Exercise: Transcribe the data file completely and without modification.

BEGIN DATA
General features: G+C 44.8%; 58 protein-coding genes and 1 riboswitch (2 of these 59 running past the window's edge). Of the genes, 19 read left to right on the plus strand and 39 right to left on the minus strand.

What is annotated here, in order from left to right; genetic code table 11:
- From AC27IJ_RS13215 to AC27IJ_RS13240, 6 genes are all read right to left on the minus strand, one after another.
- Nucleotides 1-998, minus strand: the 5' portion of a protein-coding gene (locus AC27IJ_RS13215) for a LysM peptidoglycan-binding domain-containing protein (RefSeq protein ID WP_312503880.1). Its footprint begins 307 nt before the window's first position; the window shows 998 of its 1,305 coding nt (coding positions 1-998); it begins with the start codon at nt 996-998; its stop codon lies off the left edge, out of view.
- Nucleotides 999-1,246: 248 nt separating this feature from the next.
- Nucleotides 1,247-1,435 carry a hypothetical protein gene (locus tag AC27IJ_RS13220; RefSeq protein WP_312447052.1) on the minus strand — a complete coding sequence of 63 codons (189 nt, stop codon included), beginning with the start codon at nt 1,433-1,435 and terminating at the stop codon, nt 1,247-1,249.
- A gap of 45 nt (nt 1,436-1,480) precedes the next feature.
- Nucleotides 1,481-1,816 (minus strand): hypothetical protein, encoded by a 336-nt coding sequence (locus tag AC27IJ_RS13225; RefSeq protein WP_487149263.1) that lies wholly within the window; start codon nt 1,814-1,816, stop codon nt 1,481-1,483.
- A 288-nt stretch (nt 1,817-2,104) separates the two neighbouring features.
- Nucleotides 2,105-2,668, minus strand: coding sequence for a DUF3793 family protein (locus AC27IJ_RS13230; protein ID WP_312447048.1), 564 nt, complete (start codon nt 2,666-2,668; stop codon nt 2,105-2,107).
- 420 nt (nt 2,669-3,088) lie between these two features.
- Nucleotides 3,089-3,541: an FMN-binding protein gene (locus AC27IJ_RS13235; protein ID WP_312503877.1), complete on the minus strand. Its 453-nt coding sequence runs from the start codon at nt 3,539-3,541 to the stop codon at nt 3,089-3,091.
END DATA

General features: G+C 44.8%; 58 protein-coding genes and 1 riboswitch (2 of these 59 running past the window's edge). Of the genes, 19 read left to right on the plus strand and 39 right to left on the minus strand.

What is annotated here, in order from left to right; genetic code table 11:
- From AC27IJ_RS13215 to AC27IJ_RS13240, 6 genes are all read right to left on the minus strand, one after another.
- Nucleotides 1-998, minus strand: the 5' portion of a protein-coding gene (locus AC27IJ_RS13215) for a LysM peptidoglycan-binding domain-containing protein (RefSeq protein ID WP_312503880.1). Its footprint begins 307 nt before the window's first position; the window shows 998 of its 1,305 coding nt (coding positions 1-998); it begins with the start codon at nt 996-998; its stop codon lies off the left edge, out of view.
- Nucleotides 999-1,246: 248 nt separating this feature from the next.
- Nucleotides 1,247-1,435 carry a hypothetical protein gene (locus tag AC27IJ_RS13220; RefSeq protein WP_312447052.1) on the minus strand — a complete coding sequence of 63 codons (189 nt, stop codon included), beginning with the start codon at nt 1,433-1,435 and terminating at the stop codon, nt 1,247-1,249.
- A gap of 45 nt (nt 1,436-1,480) precedes the next feature.
- Nucleotides 1,481-1,816 (minus strand): hypothetical protein, encoded by a 336-nt coding sequence (locus tag AC27IJ_RS13225; RefSeq protein WP_487149263.1) that lies wholly within the window; start codon nt 1,814-1,816, stop codon nt 1,481-1,483.
- A 288-nt stretch (nt 1,817-2,104) separates the two neighbouring features.
- Nucleotides 2,105-2,668, minus strand: coding sequence for a DUF3793 family protein (locus AC27IJ_RS13230; protein ID WP_312447048.1), 564 nt, complete (start codon nt 2,666-2,668; stop codon nt 2,105-2,107).
- 420 nt (nt 2,669-3,088) lie between these two features.
- Nucleotides 3,089-3,541: an FMN-binding protein gene (locus AC27IJ_RS13235; protein ID WP_312503877.1), complete on the minus strand. Its 453-nt coding sequence runs from the start codon at nt 3,539-3,541 to the stop codon at nt 3,089-3,091.